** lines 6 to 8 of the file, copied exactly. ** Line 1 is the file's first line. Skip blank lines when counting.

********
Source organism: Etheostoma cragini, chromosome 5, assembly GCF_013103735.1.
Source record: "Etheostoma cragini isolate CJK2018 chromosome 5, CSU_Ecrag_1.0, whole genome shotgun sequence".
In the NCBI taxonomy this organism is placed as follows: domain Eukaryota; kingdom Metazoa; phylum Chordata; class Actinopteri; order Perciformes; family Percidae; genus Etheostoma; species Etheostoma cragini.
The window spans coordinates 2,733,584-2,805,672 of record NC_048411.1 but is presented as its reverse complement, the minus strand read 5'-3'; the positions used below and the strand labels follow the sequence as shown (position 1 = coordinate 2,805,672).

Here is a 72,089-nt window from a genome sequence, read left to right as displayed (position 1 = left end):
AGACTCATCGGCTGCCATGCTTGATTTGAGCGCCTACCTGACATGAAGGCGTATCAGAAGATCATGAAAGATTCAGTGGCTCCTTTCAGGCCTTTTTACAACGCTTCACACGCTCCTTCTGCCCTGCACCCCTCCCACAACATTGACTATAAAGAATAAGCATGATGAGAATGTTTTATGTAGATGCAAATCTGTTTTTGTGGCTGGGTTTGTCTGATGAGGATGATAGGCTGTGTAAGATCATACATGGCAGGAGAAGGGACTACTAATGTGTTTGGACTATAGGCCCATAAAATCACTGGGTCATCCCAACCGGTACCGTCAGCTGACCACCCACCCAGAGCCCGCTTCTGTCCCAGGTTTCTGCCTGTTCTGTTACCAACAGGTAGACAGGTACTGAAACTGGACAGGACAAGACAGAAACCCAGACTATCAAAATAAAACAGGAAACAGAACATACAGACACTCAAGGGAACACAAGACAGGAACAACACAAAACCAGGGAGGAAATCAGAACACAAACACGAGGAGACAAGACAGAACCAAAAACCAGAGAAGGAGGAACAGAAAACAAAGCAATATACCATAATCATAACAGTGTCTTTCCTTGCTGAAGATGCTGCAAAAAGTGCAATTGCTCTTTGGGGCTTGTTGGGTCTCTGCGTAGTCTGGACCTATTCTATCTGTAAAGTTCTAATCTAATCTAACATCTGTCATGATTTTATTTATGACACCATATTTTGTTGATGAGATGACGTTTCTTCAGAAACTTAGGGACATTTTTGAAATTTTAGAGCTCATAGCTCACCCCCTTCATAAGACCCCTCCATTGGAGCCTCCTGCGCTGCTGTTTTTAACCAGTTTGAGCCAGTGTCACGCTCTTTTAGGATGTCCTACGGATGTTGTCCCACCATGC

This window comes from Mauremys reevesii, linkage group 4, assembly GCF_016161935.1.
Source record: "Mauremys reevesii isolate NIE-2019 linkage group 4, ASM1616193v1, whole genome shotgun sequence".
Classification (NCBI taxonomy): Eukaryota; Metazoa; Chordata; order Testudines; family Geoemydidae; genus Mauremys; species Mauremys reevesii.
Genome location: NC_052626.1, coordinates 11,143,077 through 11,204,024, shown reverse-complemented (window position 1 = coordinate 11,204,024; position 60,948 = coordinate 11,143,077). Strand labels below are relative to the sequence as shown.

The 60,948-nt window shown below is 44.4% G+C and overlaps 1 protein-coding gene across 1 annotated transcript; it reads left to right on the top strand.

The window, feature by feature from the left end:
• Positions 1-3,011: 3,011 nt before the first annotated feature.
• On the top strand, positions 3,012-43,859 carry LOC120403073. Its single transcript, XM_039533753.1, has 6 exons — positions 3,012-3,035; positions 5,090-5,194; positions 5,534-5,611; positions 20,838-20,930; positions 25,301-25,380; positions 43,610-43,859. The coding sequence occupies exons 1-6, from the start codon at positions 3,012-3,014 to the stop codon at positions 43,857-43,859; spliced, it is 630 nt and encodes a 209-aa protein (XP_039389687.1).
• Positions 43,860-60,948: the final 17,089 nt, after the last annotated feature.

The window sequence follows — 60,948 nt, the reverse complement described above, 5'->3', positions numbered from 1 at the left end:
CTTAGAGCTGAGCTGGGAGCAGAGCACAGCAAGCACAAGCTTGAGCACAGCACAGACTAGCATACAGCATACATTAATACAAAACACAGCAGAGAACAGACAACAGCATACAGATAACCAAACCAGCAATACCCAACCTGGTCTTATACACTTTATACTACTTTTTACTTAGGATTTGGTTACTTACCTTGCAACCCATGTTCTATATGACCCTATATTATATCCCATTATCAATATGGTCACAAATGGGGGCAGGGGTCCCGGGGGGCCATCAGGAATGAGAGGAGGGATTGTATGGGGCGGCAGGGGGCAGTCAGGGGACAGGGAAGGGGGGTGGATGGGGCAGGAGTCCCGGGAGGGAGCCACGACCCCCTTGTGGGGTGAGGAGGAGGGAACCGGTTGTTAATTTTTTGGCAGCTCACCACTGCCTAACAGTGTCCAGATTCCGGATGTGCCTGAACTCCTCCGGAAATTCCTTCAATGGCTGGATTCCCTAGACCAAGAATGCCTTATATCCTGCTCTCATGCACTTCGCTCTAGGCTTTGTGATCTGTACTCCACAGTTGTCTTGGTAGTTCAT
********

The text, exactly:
AGACTCATCGGCTGCCATGCTTGATTTGAGCGCCTACCTGACATGAAGGCGTATCAGAAGATCATGAAAGATTCAGTGGCTCCTTTCAGGCCTTTTTACAACGCTTCACACGCTCCTTCTGCCCTGCACCCCTCCCACAACATTGACTATAAAGAATAAGCATGATGAGAATGTTTTATGTAGATGCAAATCTGTTTTTGTGGCTGGGTTTGTCTGATGAGGATGATAGGCTGTGTAAGATCATACATGGCAGGAGAAGGGACTACTAATGTGTTTGGACTATAGGCCCATAAAATCACTGGGTCATCCCAACCGGTACCGTCAGCTGACCACCCACCCAGAGCCCGCTTCTGTCCCAGGTTTCTGCCTGTTCTGTTACCAACAGGTAGACAGGTACTGAAACTGGACAGGACAAGACAGAAACCCAGACTATCAAAATAAAACAGGAAACAGAACATACAGACACTCAAGGGAACACAAGACAGGAACAACACAAAACCAGGGAGGAAATCAGAACACAAACACGAGGAGACAAGACAGAACCAAAAACCAGAGAAGGAGGAACAGAAAACAAAGCAATATACCATAATCATAACAGTGTCTTTCCTTGCTGAAGATGCTGCAAAAAGTGCAATTGCTCTTTGGGGCTTGTTGGGTCTCTGCGTAGTCTGGACCTATTCTATCTGTAAAGTTCTAATCTAATCTAACATCTGTCATGATTTTATTTATGACACCATATTTTGTTGATGAGATGACGTTTCTTCAGAAACTTAGGGACATTTTTGAAATTTTAGAGCTCATAGCTCACCCCCTTCATAAGACCCCTCCATTGGAGCCTCCTGCGCTGCTGTTTTTAACCAGTTTGAGCCAGTGTCACGCTCTTTTAGGATGTCCTACGGATGTTGTCCCACCATGC

This window comes from Mauremys reevesii, linkage group 4, assembly GCF_016161935.1.
Source record: "Mauremys reevesii isolate NIE-2019 linkage group 4, ASM1616193v1, whole genome shotgun sequence".